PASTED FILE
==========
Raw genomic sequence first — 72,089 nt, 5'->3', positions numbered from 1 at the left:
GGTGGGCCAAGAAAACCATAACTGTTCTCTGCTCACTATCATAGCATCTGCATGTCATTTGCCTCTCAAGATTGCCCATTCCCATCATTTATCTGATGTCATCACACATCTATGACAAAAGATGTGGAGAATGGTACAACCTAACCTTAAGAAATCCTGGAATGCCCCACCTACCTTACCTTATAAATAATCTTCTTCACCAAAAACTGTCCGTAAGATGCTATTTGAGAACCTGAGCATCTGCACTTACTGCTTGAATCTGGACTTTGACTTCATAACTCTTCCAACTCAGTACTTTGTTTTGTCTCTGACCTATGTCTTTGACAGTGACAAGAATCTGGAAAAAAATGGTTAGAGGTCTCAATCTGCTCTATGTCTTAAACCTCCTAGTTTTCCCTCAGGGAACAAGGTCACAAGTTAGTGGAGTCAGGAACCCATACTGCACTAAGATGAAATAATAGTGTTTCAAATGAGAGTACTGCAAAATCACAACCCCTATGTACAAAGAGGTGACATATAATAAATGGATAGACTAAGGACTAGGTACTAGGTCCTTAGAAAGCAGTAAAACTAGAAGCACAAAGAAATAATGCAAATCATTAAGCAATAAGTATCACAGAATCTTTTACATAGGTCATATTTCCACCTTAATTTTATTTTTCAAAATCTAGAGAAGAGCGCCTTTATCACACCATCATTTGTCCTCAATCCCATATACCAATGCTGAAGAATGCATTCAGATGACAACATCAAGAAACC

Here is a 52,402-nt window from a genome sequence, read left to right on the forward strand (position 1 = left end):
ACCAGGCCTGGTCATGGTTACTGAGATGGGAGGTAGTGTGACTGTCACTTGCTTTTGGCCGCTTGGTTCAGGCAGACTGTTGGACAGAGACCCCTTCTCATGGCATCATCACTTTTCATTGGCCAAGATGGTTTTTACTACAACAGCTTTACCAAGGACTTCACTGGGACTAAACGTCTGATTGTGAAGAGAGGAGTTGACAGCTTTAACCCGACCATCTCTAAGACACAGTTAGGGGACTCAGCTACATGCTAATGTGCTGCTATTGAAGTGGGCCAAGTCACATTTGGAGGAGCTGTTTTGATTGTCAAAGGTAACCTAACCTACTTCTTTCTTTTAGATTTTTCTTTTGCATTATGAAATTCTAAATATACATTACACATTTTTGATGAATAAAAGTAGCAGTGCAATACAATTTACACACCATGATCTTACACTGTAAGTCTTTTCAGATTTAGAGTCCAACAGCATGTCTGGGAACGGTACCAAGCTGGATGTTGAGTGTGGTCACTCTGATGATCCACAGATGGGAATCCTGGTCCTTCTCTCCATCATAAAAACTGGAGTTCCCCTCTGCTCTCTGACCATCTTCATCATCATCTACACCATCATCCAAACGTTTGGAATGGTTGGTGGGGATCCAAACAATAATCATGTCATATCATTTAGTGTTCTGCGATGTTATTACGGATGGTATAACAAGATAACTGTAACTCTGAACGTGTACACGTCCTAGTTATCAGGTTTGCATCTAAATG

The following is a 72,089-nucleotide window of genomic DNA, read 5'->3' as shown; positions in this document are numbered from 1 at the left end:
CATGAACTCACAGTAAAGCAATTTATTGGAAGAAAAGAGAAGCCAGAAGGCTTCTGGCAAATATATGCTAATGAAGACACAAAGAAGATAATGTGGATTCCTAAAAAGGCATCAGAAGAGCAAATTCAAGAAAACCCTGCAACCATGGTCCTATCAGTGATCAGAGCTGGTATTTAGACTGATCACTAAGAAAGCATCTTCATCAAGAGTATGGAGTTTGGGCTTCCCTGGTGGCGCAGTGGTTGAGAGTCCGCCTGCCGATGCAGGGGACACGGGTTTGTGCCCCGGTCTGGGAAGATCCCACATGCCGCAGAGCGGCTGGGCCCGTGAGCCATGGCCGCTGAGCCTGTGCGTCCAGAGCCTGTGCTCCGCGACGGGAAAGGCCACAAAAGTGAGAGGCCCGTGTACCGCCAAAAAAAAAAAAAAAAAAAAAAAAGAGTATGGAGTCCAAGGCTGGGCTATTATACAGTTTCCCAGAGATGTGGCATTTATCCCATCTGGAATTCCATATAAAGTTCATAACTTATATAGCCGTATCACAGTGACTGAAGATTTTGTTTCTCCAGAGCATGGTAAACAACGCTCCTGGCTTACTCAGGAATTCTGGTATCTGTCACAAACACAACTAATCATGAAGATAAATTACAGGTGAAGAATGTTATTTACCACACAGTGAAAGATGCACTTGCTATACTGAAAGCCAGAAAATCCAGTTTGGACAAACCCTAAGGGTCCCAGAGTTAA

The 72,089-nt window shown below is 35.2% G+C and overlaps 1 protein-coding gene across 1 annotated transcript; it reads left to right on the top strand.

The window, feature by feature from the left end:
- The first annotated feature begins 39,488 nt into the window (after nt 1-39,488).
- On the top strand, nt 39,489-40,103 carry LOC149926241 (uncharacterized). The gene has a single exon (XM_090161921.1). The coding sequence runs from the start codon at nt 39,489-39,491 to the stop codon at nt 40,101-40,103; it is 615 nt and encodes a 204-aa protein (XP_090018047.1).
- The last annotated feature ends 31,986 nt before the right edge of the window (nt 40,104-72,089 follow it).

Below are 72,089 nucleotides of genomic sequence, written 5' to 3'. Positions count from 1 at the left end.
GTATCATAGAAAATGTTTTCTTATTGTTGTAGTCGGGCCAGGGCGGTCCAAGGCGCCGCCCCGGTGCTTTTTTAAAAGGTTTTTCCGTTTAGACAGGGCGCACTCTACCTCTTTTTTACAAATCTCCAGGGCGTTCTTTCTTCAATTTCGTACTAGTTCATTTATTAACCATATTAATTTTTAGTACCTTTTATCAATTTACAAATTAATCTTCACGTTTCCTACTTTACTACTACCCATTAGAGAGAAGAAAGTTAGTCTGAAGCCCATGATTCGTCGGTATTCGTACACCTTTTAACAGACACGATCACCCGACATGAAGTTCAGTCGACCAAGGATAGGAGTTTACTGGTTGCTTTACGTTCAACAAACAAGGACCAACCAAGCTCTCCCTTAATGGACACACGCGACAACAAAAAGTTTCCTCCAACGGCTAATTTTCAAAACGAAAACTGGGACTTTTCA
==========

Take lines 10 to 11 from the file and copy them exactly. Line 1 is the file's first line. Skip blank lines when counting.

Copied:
- On the top strand, nt 39,489-40,103 carry LOC149926241 (uncharacterized). The gene has a single exon (XM_090161921.1). The coding sequence runs from the start codon at nt 39,489-39,491 to the stop codon at nt 40,101-40,103; it is 615 nt and encodes a 204-aa protein (XP_090018047.1).
- The last annotated feature ends 31,986 nt before the right edge of the window (nt 40,104-72,089 follow it).